The D.C. Department of Health can designate other establishments as needed.
What are the D.C. proof of vaccination requirements?
Patrons must show (1) a valid I.D. and (2) proof of vaccination to enter establishments under the VaxDC mandate.
The proof of vaccination must show you’ve received at least one dose of the COVID-19 vaccine. After Feb. 15, you must be fully vaccinated.
D.C.’s mandate doesn’t require you to show proof of vaccination if you’re entering an establishment briefly, such as to pick up a to-go order or use the bathroom.
What’s a valid proof of vaccination and acceptable ID in D.C.?
D.C. says these are valid ways to prove vaccination:
- A CDC issued vaccination card (original, photocopy, a digital copy or photo on a mobile device)
- Record of immunization from a healthcare provider or public health authority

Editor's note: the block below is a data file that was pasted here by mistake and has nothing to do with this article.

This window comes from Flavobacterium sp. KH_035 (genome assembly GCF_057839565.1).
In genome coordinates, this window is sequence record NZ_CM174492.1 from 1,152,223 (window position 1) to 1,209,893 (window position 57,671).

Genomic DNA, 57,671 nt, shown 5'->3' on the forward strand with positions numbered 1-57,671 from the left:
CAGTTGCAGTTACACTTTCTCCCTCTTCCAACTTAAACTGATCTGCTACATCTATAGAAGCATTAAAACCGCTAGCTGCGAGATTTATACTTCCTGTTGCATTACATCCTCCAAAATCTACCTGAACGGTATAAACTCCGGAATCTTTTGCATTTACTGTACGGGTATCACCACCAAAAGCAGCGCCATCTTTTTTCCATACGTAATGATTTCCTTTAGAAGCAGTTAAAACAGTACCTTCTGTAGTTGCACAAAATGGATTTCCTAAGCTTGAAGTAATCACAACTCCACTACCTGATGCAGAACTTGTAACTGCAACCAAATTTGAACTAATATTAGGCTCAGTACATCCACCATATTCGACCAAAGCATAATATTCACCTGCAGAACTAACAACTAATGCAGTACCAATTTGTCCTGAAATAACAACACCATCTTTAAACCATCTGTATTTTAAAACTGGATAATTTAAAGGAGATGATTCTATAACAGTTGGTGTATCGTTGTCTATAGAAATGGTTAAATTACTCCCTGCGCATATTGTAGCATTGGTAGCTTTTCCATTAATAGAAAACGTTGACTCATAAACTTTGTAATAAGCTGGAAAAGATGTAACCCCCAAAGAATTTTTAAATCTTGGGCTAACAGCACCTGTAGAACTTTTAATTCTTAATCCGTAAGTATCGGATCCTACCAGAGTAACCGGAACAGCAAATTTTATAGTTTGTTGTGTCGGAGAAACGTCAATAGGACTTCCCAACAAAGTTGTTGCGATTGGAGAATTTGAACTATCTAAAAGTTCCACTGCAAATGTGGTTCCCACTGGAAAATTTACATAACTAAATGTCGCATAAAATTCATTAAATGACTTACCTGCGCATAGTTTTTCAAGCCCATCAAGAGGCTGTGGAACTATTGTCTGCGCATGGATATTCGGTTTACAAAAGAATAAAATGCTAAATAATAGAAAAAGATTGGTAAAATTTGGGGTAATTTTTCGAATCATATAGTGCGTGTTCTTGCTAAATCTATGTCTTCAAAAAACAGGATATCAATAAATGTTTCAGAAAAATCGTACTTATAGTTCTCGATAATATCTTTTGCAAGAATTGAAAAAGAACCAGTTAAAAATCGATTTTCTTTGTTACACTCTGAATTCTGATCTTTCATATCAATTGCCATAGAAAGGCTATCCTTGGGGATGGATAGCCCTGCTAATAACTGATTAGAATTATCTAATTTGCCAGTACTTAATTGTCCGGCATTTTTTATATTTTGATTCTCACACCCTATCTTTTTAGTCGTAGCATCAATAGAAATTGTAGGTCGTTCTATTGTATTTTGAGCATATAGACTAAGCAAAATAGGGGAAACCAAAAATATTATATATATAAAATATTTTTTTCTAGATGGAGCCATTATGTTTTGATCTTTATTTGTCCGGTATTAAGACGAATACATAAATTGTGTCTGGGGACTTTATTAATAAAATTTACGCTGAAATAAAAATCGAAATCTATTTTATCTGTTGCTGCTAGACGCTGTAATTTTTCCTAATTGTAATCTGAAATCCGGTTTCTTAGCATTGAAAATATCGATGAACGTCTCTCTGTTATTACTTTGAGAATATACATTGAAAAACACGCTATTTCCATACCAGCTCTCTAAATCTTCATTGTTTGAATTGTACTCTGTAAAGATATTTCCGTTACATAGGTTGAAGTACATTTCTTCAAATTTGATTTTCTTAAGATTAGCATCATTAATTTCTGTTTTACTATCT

- A COVID-19 verification app (read more on the app option)
- World Health Organization Vaccination Record
Businesses aren't required to accept all of those options, however. A business could, for example, only accept a certain app for proof. It's a good idea to call ahead and check.
Acceptable photo IDs include:
- State-issued driver’s license or limited purpose driver’s license
- Any other state-issued identification card
- DC One Card
- Student ID
- Permanent resident card
Who does the vaccine entry requirement apply to?
Everyone age 12 and older trying to enter certain indoor establishments, unless they have a medical or religious exemption and a negative COVID-19 test.
Employees of establishments covered by the VaxDC program are not required to show proof of vaccination to go to work.